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New blog hopes to reach teens who struggle to cope with mental health, drug issues

With topics ranging from managing panic attacks to managing eating disorders, a new blog site for Issaquah- and Sammamish-area students already is covering a lot of ground.

“‘Mindfulness’” should have been the 2014 Word of the Year, because I’m seeing it everywhere. There’s even a new magazine called ‘Mindful,’ available on newsstands…”

In that blog entry for Mission Mental, Barbara de Michele, director of the Issaquah Schools Foundation Healthy Youth Initiative, goes on to say mindfulness is closely aligned, but not quite the same as meditation. Still, she talks about it helping reduce anxiety, aiding in physical healing and helping recovery from addiction.

Started about two months ago by the Healthy Youth Initiative, the Mission Mental blog doesn’t have a huge number of entries so far. But de Michele said the entries that have been posted each have received more than 200 hits in a fairly short amount of time.

“I had my first panic attack in seventh grade, while taking a science test. One minute, I was scribbling an answer to an essay question. The next minute, my heart was pounding, my skin was clammy, and I felt dizzy and numb.”

The author, identified only as “Kim K.,” is a professional writer with a background in mental health communications. She is described as having recovered from depression and an eating disorder as a teen.

In that blog entry, Kim K. goes on to talk about how to control, or at least ease, feelings of anxiety. She also has a long blog entry about the many myths regarding eating disorders.

“As with communities all over the country, Issaquah and Sammamish are in the midst of a healthcare crisis. In the last month or so, we have witnessed several fatal overdoses involving young adults, and even as a healthcare provider, I cannot begin to estimate how many overdoses have gone without response.”

A member of the chemical dependency faculty at Bellevue College, blogger Jerry Blackburn said the idea of Mission Mental is to provide accurate information about mental health and various related issues.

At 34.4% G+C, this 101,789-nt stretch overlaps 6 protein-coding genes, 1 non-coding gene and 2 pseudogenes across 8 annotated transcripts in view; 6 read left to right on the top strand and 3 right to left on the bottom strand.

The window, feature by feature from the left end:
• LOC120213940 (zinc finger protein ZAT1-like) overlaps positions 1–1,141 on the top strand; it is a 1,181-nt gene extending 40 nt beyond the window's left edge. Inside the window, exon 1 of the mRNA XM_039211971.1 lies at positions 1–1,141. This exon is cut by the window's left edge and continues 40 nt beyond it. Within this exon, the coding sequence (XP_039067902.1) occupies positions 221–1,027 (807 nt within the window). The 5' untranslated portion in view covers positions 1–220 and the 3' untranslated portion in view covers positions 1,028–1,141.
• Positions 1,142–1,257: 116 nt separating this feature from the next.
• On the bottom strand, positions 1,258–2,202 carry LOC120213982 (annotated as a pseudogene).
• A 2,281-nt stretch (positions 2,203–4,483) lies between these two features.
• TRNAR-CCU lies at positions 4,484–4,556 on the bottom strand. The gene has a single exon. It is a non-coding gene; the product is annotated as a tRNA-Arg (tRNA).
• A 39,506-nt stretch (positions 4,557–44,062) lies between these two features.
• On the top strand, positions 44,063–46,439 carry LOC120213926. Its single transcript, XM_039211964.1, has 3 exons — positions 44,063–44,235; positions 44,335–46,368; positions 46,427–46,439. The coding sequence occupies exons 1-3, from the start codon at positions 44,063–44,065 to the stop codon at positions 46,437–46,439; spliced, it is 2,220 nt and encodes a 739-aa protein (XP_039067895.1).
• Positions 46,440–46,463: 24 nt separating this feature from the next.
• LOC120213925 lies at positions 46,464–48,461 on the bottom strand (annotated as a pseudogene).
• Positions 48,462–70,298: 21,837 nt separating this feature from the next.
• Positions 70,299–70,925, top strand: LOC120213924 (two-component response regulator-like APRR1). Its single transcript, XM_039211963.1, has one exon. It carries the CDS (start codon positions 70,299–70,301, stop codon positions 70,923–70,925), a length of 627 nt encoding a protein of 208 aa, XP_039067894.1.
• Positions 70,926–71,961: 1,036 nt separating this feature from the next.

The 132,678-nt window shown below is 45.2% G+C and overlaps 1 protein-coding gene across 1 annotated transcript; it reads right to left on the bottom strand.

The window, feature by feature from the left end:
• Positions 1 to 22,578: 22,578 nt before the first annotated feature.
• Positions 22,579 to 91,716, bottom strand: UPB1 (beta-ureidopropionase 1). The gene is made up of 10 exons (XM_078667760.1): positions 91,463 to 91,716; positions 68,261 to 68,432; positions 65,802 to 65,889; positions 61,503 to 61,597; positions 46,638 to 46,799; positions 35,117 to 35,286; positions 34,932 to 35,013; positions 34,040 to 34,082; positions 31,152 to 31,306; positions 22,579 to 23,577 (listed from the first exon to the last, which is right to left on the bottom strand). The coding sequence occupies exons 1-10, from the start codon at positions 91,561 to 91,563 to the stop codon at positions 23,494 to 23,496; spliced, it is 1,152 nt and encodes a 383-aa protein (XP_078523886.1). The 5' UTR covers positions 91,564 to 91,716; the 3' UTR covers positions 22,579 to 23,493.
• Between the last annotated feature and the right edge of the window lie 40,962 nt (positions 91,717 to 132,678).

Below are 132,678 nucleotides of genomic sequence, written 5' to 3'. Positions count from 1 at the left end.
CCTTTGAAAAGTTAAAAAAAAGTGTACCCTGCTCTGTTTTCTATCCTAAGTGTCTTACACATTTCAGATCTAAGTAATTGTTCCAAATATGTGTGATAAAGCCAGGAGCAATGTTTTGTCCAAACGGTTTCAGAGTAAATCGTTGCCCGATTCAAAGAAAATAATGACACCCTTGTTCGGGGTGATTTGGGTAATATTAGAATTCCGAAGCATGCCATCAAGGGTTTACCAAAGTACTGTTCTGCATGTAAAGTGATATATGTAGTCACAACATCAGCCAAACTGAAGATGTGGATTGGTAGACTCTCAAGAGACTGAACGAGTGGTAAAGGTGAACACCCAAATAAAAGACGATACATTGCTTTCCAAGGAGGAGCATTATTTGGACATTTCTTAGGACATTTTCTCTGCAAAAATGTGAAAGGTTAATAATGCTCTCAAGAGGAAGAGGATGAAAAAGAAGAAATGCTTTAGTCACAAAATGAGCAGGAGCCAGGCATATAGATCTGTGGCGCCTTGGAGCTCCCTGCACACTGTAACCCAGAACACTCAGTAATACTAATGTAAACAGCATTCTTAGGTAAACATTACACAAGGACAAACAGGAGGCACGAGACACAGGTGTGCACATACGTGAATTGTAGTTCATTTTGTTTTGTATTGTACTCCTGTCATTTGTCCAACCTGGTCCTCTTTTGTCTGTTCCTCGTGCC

There has been much in the media recently about increases in heroin use all around Seattle and the Eastside. Blackburn agrees the hard drug is making a comeback. Why? Prescription drugs, particularly opiates, had become very popular among abusers, but they are becoming harder to obtain, he said. Also, Blackburn said, as you take more of a drug, you naturally become more immune to its effects. Heroin is a powerful, cheap, relatively easy to obtain alternative to prescription opiates, he said.

As he talks, Blackburn emphasizes addicts aren’t necessarily criminals.

“You’re dealing with people who are ill,” he said, adding that is something he hopes will come across in his blog. His approach decidedly emphasizes treatment over jail time.

As the blog moves forward, de Michele wants to get more writers, especially teens, involved. Comments are, of course, welcome and encouraged.

“It’s a way for us to have extended conversations,” she said.

As for student participation, de Michelle credited Liberty High School senior Jenna Purkis with designing and helping launch the Web page, which began as a blog run by a suicide prevention group.

So far, Mission Mental has three or four writers, plus a few who haven’t posted as yet. Still, de Michele seems more than confident the blog can fill a need.

“We’d been brainstorming on ideas,” she said, adding all involved agreed the blog should be able to help some people get the help they need.


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